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Japanese PM Candidate Ozawa: “I don’t think Americans are very smart,” “I don’t like British people”

Ichiro Ozawa, the backroom dealer and longtime fixture of Japanese politics who announced today that he will challenge Prime Minister Naoto Kan as leader of the ruling Democratic Party, and therefore also as prime minister, will have some explaining to do to Japan’s allies if he reaches the top spot. Here’s what he had to ...

JIJI PRESS/AFP/Getty Images
JIJI PRESS/AFP/Getty Images

Ichiro Ozawa, the backroom dealer and longtime fixture of Japanese politics who announced today that he will challenge Prime Minister Naoto Kan as leader of the ruling Democratic Party, and therefore also as prime minister, will have some explaining to do to Japan’s allies if he reaches the top spot. Here’s what he had to say about Americans at a political seminar in Tokyo on Wednesday:

"I like Americans, but they are somewhat monocellular," the former Democratic Party leader said. "When I talk with Americans, I often wonder why they are so simple-minded."[…]

Ozawa, who advocates a U.S.-style two-party political system for Japan — which currently has a coalition government — praised Americans for electing President Barack Obama.

"I don’t think Americans are very smart, but I give extremely high credit for democracy and choices by its people," he said. "They chose a black president for the first time in U.S. history," adding that he thought once that would never be possible.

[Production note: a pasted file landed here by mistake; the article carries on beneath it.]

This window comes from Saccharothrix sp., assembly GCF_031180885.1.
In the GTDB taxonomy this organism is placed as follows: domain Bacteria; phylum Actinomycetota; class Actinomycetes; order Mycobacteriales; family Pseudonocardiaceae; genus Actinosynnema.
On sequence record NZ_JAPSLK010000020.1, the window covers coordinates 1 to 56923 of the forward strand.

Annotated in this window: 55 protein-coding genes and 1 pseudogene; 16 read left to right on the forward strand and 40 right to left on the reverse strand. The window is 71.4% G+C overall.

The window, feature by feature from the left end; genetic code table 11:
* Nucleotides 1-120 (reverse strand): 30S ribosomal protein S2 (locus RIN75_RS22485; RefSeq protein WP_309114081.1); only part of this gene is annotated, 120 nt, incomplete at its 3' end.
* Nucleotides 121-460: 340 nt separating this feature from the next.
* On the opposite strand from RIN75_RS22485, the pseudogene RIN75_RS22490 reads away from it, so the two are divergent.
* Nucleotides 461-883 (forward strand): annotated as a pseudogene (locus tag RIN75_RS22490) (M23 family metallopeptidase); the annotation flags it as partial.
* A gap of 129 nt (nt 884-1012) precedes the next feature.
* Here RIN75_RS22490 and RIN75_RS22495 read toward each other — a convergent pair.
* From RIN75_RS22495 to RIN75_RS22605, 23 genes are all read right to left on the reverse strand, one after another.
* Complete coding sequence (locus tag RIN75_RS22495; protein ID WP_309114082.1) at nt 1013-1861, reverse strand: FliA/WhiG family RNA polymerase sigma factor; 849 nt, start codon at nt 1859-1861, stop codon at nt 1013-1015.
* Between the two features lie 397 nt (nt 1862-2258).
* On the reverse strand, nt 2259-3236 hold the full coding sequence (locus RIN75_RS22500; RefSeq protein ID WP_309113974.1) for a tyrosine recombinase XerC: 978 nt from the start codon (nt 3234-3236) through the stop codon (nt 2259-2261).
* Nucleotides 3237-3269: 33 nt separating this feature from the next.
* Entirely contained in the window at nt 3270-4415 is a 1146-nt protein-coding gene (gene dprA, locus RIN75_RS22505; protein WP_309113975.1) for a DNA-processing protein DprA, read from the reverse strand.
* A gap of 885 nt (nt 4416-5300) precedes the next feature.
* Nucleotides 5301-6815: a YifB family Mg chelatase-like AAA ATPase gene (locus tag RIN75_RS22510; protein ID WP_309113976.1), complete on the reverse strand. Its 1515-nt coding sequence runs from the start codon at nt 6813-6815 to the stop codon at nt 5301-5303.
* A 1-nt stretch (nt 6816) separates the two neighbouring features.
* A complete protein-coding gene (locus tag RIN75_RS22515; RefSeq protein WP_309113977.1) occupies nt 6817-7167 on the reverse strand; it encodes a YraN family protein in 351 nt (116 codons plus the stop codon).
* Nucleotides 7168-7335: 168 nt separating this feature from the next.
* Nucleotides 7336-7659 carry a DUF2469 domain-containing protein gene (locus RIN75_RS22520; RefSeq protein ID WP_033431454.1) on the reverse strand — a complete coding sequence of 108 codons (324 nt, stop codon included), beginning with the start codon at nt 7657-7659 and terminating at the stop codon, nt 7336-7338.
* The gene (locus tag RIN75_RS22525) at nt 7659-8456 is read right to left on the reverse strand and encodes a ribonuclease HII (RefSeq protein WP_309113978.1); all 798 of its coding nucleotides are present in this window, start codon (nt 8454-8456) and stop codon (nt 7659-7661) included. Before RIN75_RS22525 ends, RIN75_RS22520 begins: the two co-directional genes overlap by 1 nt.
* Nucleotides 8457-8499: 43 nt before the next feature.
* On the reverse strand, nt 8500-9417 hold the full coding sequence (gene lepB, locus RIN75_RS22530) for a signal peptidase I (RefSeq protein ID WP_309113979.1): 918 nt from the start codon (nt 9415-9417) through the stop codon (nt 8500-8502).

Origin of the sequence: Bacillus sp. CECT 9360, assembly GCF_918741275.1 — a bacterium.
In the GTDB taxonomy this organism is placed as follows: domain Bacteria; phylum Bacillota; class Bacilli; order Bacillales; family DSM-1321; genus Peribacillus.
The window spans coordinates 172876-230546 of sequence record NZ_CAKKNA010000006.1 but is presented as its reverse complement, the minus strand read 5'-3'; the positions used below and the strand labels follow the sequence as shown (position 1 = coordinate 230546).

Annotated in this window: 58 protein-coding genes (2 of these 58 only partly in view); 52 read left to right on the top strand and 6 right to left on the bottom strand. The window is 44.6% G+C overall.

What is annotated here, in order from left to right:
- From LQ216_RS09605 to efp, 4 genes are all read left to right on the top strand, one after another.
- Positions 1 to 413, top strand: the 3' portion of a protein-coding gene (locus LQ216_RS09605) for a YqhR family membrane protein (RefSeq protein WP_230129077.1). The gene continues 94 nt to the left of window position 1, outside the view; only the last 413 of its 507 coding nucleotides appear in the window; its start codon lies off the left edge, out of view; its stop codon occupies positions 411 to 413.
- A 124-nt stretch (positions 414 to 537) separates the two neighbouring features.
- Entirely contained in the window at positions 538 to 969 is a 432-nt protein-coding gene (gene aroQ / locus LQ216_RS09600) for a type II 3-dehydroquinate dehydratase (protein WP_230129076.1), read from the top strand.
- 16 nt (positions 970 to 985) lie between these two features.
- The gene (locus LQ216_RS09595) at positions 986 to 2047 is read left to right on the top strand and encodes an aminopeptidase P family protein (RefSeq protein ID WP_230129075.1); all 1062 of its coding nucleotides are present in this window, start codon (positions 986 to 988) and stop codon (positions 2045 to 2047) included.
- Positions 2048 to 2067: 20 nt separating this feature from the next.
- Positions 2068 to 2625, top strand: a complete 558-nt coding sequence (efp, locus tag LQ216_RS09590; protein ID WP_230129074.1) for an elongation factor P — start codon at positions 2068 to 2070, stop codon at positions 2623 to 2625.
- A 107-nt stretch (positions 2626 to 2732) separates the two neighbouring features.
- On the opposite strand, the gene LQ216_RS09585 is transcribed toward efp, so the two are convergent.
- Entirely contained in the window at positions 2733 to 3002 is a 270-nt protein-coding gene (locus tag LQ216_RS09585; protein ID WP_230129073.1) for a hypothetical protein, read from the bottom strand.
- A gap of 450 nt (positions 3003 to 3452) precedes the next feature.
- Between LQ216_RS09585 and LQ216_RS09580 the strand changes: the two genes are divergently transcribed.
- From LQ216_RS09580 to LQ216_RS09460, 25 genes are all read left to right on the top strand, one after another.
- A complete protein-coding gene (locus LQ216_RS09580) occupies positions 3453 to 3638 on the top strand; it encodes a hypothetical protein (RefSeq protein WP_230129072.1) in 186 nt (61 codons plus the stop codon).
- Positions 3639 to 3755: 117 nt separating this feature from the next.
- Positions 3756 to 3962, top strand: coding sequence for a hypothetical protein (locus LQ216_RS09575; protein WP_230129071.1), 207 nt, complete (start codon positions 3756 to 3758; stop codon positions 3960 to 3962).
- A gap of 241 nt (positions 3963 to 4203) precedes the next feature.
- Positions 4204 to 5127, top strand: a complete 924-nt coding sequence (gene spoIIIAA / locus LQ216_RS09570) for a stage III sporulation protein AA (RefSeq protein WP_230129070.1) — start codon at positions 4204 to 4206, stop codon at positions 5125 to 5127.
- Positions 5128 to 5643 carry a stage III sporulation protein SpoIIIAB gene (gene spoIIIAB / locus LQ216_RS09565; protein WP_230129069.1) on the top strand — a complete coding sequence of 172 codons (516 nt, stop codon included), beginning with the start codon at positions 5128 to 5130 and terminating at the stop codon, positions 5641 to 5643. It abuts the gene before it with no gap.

I’m not sure Obama will appreciate Ozawa’s praise for the political choice of a nation of single-celled organisms. The British didn’t get off easy either: 

Mr Ozawa, the former secretary-general of Japan’s ruling Democratic party said the way prisoners of war marched in orderly ranks in “The Bridge on the River Kwai” demonstrated the best qualities of the British.

But he added that he had an aversion to the British. He said: “I don’t like British people”

"Bridge on the River Kwai," if you’re not familiar with it, is the story of a group of British POWs trying to maintain their dignity while subjected to forced labor and occasional torture by their Japanese captors. Not quite sure Ozawa got the message of that film. 

 Twitter: @joshuakeating
Tag: Japan

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